Walter S. Mossberg’s ‘Personal Technology’ column, “which anchors the front of the Wall Street Journal’s Thursday Marketplace section, is particularly powerful when it comes to judging innovation intended for the consumer market. The opening sentence of his inaugural column, sixteen years ago, was “Personal computers are just too hard to use, and it’s not your fault,” a sentence that Mossberg has since described as his ‘mission statement,'” Ken Auletta reports for The New Yorker. “Mossberg’s influence was felt almost at once.”
“Mossberg’s current contract—the second he has signed since 1997—covers the ‘Personal Technology’ column, on Thursday, and an accompanying video blog; ‘Mossberg’s Mailbox,’ also on Thursday, in which he answers readers’ questions; ‘Mossberg Solution,’ a Wednesday column that he edits but that is now written by Katherine Boehret (a reporter who also works as his assistant); appearances on CNBC to talk about his column; an annual conference, D: All Things Digital, which he and the Journal reporter Kara Swisher started in 2003; and a new D Web site, allthingsd.com, that he and Swisher launched in late April,” Auletta reports.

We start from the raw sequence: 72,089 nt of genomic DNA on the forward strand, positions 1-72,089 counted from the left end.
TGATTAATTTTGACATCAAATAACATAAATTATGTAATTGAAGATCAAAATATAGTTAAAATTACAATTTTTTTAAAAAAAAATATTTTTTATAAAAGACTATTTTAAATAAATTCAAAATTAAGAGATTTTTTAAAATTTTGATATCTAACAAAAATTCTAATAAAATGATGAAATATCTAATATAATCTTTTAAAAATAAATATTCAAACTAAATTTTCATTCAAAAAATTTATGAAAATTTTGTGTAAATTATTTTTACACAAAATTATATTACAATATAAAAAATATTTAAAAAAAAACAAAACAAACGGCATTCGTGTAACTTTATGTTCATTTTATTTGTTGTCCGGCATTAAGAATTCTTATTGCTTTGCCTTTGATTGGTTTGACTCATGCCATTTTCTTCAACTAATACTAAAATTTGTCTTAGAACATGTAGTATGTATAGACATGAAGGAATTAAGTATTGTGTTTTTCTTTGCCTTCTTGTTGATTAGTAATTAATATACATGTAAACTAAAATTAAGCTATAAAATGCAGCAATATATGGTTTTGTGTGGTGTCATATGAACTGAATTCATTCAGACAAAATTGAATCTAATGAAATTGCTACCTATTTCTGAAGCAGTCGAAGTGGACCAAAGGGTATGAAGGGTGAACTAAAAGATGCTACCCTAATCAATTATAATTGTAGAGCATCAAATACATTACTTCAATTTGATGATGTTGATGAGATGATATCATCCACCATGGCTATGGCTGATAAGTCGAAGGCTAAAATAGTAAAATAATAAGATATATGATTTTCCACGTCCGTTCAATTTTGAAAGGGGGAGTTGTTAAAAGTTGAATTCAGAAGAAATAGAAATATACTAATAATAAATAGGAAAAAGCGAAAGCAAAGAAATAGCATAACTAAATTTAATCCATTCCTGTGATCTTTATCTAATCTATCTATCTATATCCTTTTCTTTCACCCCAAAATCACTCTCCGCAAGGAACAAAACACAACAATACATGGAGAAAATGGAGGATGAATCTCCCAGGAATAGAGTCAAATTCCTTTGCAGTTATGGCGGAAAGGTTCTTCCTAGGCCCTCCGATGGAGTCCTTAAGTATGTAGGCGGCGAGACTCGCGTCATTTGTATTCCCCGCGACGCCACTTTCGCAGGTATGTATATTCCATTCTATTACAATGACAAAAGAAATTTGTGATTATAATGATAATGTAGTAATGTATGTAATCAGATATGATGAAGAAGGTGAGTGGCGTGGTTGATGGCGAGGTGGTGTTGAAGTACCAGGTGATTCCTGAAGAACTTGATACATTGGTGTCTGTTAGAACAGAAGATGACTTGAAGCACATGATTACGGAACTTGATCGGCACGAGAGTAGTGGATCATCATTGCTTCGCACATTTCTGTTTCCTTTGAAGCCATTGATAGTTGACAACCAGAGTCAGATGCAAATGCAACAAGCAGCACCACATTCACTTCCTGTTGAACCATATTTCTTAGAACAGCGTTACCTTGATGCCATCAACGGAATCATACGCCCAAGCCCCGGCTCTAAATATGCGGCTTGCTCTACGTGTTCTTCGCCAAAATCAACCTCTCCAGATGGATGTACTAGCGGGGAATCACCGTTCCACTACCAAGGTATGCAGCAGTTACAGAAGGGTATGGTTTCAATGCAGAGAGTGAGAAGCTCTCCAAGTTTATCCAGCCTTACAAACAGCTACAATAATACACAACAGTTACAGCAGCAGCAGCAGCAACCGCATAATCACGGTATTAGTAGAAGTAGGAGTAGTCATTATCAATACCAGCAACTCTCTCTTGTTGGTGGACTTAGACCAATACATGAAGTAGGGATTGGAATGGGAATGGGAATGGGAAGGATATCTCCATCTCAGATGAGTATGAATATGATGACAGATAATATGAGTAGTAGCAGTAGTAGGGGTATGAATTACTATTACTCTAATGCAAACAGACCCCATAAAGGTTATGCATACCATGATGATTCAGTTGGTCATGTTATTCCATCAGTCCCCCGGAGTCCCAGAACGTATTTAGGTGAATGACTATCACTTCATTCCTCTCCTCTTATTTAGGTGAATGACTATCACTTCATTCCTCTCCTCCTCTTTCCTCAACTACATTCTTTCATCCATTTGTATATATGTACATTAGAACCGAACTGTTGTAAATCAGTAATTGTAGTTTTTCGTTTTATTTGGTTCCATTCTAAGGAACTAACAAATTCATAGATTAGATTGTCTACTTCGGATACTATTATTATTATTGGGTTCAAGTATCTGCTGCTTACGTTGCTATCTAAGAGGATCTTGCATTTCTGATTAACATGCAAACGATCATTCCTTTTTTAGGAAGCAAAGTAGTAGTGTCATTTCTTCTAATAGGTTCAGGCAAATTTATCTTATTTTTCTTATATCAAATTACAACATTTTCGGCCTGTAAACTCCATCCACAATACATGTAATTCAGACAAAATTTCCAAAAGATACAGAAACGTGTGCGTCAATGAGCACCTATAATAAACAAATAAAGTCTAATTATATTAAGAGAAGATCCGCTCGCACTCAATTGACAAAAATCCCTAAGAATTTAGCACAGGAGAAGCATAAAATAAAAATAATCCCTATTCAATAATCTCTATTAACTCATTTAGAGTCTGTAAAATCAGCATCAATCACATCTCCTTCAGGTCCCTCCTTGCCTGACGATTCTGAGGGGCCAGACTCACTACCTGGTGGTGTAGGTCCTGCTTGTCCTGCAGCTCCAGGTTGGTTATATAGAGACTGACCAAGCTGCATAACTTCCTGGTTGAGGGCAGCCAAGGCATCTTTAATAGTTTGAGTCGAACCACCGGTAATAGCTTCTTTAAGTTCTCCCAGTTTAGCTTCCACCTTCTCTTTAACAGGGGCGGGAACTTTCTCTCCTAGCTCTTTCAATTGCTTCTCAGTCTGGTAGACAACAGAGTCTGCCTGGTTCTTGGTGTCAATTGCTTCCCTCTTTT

Auletta reports, “For the fifth annual D conference, at the end of May, Mossberg persuaded Steve Jobs and Bill Gates to appear together to answer questions. Jerry Yang, one of the co-founders of Yahoo!, guesses that Gates and Jobs have agreed to participate because in some ways Mossberg is a peer. ‘He has so much history with so many of us who’ve been around that you really can talk to him about what’s happened in the last ten years,’ Yang says. ‘You feel you’re talking to someone who knows what he’s talking about. And you really have to know what you’re talking about to be able to hang with him.'”
“He has usually favored Apple products… because he believes that they are designed for average users. When the iMac G5 desktop was introduced, in 2004, he said in his column, ‘I am writing these words on the most elegant desktop computer I’ve ever used, a computer that is not only uncommonly beautiful but fast and powerful, virus-free, and surprisingly affordable.’ He was just as enthusiastic, six years ago, about the iPod. In January, when he wrote about the ‘radical and gorgeous’ iPhone, he described its ‘brilliant new user interface; the handsomest email program and Web browser I’ve ever seen on a phone; a full-blown iPod music and video player built in; and even a cool new voicemail system.’ But he also took care to say that he had had ‘too brief an encounter’ with it ‘to write a proper review,’ and pointed out that it lacked a physical keyboard, ‘which may put off heavy email users,’ that it runs on ‘the relatively slow EDGE cellular data network,’ and that, at $499, it will be expensive,” Auletta reports.
Much, much more in the full article here.